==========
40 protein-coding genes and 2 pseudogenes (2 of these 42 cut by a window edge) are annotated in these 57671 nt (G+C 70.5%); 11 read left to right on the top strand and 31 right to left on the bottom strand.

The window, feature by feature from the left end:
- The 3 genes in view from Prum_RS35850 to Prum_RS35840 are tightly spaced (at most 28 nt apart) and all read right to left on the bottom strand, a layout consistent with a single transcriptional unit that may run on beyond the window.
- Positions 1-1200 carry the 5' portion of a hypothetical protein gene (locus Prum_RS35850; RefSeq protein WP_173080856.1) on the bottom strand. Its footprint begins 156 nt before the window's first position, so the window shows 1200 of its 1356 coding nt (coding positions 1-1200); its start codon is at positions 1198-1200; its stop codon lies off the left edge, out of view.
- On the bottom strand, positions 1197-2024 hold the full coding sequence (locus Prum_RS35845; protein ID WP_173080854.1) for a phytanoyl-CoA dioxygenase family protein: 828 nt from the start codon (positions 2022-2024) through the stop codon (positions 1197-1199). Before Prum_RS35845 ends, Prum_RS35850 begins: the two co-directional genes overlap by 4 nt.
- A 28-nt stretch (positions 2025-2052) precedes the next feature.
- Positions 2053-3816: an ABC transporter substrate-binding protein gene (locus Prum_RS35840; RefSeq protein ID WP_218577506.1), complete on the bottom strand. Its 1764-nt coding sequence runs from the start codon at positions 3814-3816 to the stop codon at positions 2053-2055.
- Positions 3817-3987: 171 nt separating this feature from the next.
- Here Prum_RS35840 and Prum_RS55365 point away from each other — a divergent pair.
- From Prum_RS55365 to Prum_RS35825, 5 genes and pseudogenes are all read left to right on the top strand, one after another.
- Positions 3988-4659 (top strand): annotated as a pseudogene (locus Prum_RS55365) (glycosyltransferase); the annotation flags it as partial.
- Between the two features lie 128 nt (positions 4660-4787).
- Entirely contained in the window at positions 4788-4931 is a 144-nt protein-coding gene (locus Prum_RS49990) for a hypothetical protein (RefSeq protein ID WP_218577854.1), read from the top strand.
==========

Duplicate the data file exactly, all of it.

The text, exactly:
40 protein-coding genes and 2 pseudogenes (2 of these 42 cut by a window edge) are annotated in these 57671 nt (G+C 70.5%); 11 read left to right on the top strand and 31 right to left on the bottom strand.

The window, feature by feature from the left end:
- The 3 genes in view from Prum_RS35850 to Prum_RS35840 are tightly spaced (at most 28 nt apart) and all read right to left on the bottom strand, a layout consistent with a single transcriptional unit that may run on beyond the window.
- Positions 1-1200 carry the 5' portion of a hypothetical protein gene (locus Prum_RS35850; RefSeq protein WP_173080856.1) on the bottom strand. Its footprint begins 156 nt before the window's first position, so the window shows 1200 of its 1356 coding nt (coding positions 1-1200); its start codon is at positions 1198-1200; its stop codon lies off the left edge, out of view.
- On the bottom strand, positions 1197-2024 hold the full coding sequence (locus Prum_RS35845; protein ID WP_173080854.1) for a phytanoyl-CoA dioxygenase family protein: 828 nt from the start codon (positions 2022-2024) through the stop codon (positions 1197-1199). Before Prum_RS35845 ends, Prum_RS35850 begins: the two co-directional genes overlap by 4 nt.
- A 28-nt stretch (positions 2025-2052) precedes the next feature.
- Positions 2053-3816: an ABC transporter substrate-binding protein gene (locus Prum_RS35840; RefSeq protein ID WP_218577506.1), complete on the bottom strand. Its 1764-nt coding sequence runs from the start codon at positions 3814-3816 to the stop codon at positions 2053-2055.
- Positions 3817-3987: 171 nt separating this feature from the next.
- Here Prum_RS35840 and Prum_RS55365 point away from each other — a divergent pair.
- From Prum_RS55365 to Prum_RS35825, 5 genes and pseudogenes are all read left to right on the top strand, one after another.
- Positions 3988-4659 (top strand): annotated as a pseudogene (locus Prum_RS55365) (glycosyltransferase); the annotation flags it as partial.
- Between the two features lie 128 nt (positions 4660-4787).
- Entirely contained in the window at positions 4788-4931 is a 144-nt protein-coding gene (locus Prum_RS49990) for a hypothetical protein (RefSeq protein ID WP_218577854.1), read from the top strand.